LONDONERS WILLING TO PAY £15 DAILY CONGESTION CHARGE TO IMPROVE TRANSPORT AND AIR QUALITY

PLMR

With the 2016 London Mayoral election fast approaching and Boris Johnson warning that the next Mayor will have to raise or alter the congestion charge to combat growing traffic gridlock, a change looks to be on the horizon for the £11.50 fee.

Polling released today by YouGov and communications firm PLMR shows that 42 per cent of Londoners would be in support of increasing the congestion charge from £11.50 to £15.00 a day if the money is spent on walking and cycle schemes, public transport and improving air quality. This is compared to only 30 per cent of Londoners who oppose the fee increase.

Interestingly, Conservative voters were more in favour of the fee increase than Labour voters, with 48 per cent of those who voted Conservative in 2015 supportive, compared to 45 per cent amongst Labour voters. However, Conservatives are also the most polarised political party with 32 per cent opposed to the change. UKIP voters were found to be the most opposed to an increase whilst Green voters perhaps unsurprisingly, were the most supportive.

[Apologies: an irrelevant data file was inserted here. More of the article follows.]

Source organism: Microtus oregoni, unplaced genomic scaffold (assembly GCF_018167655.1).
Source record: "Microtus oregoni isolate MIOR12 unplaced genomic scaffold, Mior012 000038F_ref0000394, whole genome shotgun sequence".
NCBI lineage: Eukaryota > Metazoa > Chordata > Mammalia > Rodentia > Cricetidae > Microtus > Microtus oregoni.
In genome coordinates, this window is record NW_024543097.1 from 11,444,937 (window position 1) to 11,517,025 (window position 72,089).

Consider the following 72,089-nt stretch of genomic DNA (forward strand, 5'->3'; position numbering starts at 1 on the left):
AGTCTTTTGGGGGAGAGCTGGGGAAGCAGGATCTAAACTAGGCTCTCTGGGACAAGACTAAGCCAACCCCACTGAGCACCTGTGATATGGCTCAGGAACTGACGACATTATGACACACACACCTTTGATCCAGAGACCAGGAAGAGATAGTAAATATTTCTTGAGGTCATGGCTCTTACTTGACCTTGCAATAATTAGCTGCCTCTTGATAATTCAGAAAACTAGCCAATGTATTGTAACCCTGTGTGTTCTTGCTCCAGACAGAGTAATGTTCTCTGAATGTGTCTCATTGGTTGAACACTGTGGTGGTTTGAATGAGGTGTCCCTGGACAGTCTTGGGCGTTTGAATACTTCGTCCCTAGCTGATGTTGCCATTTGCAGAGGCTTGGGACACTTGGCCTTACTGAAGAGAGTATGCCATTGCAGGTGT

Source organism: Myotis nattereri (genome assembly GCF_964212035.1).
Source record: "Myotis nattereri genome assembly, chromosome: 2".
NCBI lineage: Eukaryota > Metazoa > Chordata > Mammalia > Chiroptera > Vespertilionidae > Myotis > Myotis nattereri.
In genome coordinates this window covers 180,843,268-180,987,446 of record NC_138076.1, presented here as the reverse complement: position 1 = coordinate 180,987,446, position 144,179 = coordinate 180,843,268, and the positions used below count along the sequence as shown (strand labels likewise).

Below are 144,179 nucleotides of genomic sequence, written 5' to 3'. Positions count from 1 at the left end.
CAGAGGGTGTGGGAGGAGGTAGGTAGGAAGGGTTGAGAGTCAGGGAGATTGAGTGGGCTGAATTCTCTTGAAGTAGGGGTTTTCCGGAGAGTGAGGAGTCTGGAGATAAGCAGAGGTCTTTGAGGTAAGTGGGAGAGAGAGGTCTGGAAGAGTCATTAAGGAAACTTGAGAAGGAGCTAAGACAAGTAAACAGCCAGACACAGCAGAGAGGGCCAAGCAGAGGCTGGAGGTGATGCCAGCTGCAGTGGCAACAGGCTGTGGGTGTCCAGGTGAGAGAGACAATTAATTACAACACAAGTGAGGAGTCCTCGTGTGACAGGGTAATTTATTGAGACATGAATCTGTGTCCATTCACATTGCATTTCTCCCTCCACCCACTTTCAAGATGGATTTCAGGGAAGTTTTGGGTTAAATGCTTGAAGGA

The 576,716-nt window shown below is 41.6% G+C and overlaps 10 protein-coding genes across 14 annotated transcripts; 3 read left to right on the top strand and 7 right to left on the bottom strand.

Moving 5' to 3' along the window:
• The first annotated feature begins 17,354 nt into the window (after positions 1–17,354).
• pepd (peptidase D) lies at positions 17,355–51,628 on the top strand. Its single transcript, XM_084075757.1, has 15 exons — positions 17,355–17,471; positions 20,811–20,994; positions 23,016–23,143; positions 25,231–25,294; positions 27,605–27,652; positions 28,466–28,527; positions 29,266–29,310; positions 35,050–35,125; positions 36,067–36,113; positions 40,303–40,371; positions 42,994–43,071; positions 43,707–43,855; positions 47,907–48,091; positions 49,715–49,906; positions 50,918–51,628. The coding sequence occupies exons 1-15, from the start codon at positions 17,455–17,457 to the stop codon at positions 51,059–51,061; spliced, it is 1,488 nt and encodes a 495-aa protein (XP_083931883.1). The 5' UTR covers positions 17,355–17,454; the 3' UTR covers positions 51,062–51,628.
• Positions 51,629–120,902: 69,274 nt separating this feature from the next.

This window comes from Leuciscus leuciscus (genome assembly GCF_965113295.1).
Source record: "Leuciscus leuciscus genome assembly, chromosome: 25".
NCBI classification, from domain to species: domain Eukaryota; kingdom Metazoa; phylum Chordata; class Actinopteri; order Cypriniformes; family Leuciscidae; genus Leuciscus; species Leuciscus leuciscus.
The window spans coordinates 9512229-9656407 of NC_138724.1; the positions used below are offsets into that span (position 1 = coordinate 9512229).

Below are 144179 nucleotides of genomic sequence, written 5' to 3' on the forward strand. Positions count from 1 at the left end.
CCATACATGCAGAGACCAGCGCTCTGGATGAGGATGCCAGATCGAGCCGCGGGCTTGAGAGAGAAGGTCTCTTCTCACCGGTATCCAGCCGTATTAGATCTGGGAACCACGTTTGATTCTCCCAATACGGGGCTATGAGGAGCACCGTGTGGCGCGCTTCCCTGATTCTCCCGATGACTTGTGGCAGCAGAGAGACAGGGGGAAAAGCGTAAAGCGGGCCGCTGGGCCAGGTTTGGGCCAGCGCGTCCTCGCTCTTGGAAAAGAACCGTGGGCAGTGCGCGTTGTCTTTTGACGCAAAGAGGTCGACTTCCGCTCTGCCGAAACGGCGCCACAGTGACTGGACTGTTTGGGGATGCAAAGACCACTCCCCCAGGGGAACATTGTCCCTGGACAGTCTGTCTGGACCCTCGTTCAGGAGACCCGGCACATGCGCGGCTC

Male Londoners were also found to be more strongly in favour of increasing the congestion charge than women – with support ratings of 46 per cent and 39 per cent respectively.

With the introduction of the Ultra Low Emission Zone (ULEZ) scheduled for September 2020, the results show that many Londoners would support action taken by sooner, rather than later.

Kevin Craig, Managing Director of PLMR, said:

“With traffic delays worsening, London’s population increasing and road space under growing pressure, Mayoral candidates need to show how they would reduce the gridlock and clean up London’s air. London’s air quality situation is critical – I feel it every day on my bike journey to work.”

“Whilst both Sadiq Khan and Zac Goldsmith have refused to commit to an increase in the congestion charge, our polling shows Londoners are willing to pay more to ease traffic in the capital and invest in walking and cycle schemes, public transport and London’s air quality.”

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